By Corey Johns.
Without the passage of the Build to Learn Act in Annapolis this coming legislative session, Kirwan funding might be all for naught in Baltimore County.
The Commission on Innovation and Excellence in Education – nicknamed Kirwan Commission for short – is a road map to positively change the trajectory for Maryland schools and the thousands of students in the state. Even at its large price tag, it is a worthy investment in our future to make sure kids receive the proper education from a young age up until they graduate and that they are in the best position possible to compete in today’s highly competitive economic world, both nationally and globally.
Kirwan is focused on creating Universal Pre-K to provide access to high quality childhood programming for young kids. Kirwan will add more teachers, especially in STEM areas. Kirwan will focus on more college and career readiness pathways. Kirwan would provide more resources for students, such as counselors, mentors, resource officers, and teaching assistants.
All of these advancements would be tremendously helpful to better our schools, but in Baltimore County, most of these initiatives, if not all of them, would be nearly impossible to implement without the passage of the Build to Learn Act that would provide the much-needed funding to the second oldest body of school facilities in the state.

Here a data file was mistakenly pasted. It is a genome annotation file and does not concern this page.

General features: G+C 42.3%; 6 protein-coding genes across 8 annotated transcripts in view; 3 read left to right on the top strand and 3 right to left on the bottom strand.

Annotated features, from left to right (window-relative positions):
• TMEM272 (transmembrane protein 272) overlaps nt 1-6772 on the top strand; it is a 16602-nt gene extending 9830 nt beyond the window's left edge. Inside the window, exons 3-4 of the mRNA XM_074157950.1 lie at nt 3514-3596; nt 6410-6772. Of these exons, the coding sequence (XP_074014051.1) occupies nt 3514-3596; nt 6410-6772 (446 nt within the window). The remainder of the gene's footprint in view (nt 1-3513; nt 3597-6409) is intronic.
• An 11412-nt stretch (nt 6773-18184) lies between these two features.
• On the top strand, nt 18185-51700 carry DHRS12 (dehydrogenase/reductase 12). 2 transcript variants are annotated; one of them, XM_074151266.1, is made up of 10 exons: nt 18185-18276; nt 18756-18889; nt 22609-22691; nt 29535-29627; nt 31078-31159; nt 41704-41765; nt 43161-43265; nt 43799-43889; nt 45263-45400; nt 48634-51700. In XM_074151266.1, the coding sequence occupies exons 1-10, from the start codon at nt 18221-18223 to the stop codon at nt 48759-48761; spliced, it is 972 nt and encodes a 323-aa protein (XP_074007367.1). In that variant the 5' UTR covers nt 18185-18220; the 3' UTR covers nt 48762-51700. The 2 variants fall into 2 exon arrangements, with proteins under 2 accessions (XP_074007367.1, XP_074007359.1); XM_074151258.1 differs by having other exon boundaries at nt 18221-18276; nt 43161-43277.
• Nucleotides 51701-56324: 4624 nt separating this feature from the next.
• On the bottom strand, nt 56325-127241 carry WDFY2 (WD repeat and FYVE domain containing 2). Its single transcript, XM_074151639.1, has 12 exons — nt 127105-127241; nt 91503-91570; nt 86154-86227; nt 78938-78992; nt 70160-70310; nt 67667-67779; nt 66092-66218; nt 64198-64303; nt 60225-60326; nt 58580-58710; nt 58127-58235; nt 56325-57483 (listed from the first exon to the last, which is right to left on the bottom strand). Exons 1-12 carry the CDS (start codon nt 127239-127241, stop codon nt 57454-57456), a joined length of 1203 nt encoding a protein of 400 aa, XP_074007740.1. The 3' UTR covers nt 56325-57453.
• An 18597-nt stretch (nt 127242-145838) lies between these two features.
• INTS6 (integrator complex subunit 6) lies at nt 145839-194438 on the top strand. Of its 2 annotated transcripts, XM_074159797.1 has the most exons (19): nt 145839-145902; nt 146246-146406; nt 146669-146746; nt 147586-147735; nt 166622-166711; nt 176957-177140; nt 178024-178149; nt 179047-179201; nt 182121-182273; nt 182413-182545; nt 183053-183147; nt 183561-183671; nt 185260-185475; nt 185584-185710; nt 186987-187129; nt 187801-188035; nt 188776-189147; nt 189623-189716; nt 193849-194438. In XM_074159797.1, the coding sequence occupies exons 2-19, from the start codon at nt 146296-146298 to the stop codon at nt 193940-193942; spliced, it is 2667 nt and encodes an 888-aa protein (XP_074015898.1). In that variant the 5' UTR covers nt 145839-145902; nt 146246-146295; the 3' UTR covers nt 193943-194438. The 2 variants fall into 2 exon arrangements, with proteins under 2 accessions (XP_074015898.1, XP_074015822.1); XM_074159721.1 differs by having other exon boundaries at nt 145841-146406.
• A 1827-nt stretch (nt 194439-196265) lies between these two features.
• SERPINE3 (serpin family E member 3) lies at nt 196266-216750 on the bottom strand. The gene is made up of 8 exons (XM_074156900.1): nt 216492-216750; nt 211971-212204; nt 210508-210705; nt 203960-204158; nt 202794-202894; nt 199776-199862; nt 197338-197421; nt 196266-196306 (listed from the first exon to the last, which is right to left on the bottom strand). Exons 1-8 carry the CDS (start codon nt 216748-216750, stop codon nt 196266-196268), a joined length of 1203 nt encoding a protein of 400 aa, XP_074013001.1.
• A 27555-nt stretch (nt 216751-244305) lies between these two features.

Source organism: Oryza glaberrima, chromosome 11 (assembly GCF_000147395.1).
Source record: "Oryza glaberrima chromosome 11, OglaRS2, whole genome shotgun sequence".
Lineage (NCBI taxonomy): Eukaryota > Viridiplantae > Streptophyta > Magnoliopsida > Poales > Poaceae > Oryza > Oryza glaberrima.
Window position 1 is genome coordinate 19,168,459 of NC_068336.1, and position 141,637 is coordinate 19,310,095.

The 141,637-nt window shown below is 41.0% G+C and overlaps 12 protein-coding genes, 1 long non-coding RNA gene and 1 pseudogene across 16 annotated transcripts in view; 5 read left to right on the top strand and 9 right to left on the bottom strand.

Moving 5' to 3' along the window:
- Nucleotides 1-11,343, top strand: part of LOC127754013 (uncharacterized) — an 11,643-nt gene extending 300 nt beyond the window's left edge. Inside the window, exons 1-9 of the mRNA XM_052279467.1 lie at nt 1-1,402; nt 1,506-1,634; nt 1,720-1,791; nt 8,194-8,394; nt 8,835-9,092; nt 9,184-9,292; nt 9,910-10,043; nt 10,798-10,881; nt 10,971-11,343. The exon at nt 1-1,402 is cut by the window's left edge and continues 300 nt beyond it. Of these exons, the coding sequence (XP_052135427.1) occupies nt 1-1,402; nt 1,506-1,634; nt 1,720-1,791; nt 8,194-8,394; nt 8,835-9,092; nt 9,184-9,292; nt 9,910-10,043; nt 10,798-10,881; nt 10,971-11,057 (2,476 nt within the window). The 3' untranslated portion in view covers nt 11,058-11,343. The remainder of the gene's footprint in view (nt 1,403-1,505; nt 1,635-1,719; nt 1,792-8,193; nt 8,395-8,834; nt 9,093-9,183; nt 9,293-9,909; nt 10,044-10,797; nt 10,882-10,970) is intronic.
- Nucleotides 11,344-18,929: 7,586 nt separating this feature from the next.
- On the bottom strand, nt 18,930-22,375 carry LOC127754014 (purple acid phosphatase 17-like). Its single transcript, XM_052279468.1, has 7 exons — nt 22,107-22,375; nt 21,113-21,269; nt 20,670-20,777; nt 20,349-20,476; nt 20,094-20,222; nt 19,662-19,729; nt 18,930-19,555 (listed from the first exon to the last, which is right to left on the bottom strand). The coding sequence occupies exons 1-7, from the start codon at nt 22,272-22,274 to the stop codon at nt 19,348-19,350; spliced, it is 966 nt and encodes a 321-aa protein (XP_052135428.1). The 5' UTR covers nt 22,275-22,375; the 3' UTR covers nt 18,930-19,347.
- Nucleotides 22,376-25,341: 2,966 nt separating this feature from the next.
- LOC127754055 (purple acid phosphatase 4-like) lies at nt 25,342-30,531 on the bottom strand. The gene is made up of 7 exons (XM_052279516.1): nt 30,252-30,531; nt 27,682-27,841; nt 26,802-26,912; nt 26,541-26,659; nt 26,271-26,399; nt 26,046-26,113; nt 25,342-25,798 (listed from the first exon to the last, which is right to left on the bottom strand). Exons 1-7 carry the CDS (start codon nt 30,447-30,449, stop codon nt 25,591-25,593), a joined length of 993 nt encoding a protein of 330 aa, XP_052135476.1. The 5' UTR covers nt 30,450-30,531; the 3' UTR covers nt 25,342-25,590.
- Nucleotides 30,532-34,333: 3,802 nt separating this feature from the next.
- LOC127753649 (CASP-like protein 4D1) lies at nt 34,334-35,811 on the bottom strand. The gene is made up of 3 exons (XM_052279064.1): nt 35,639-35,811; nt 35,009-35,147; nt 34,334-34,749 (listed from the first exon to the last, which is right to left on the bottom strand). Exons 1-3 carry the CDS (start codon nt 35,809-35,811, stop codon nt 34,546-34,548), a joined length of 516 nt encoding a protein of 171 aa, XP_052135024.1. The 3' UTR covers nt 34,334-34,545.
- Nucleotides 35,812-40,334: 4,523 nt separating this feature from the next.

Baltimore County suffers from severe over-crowding issues in inadequate facilities at not only the highly publicized high school level but at the middle and elementary schools as well. Without funding to help improve facilities, there is not going to be space to provide more Pre-K, to have the classrooms for more teachers, to create technical education space, and to provide offices for counselors, resource officers, and mentors.
Pleasant Plains elementary school is 130% over capacity and only has space to serve four groups of half-day Pre-K per year. Every year there are kids stuck on a waiting list that is never fulfilled. Pleasant Plains cannot meet the need for limited Pre-K now, much less implement Universal Pre-K.
At some schools in the Loch Raven and Parkville areas, there have been dressing rooms behind auditorium stages that have been converted into counselor offices. Where would new counselors and resources officers go if they are added to these schools that already have no real space for the staff they have now?
Maryland has an opportunity to regain its former standing as having the best schools in the country year after year by funding Kirwan. But, without facilities money, there just is not going to be enough space to implement enough to properly benefit from Kirwan.
Last legislative session the Build to Learn Act was able to pass the House of Delegate, but failed in the Senate. This year, it must pass both. Baltimore County cannot afford it not to.
One thought on “Kirwan For Naught Without ‘Build to Learn’”
Exactly! Thx, Corey Johns, for succinctly describing the problem. We cannot afford NOT to pay it forward for Maryland students.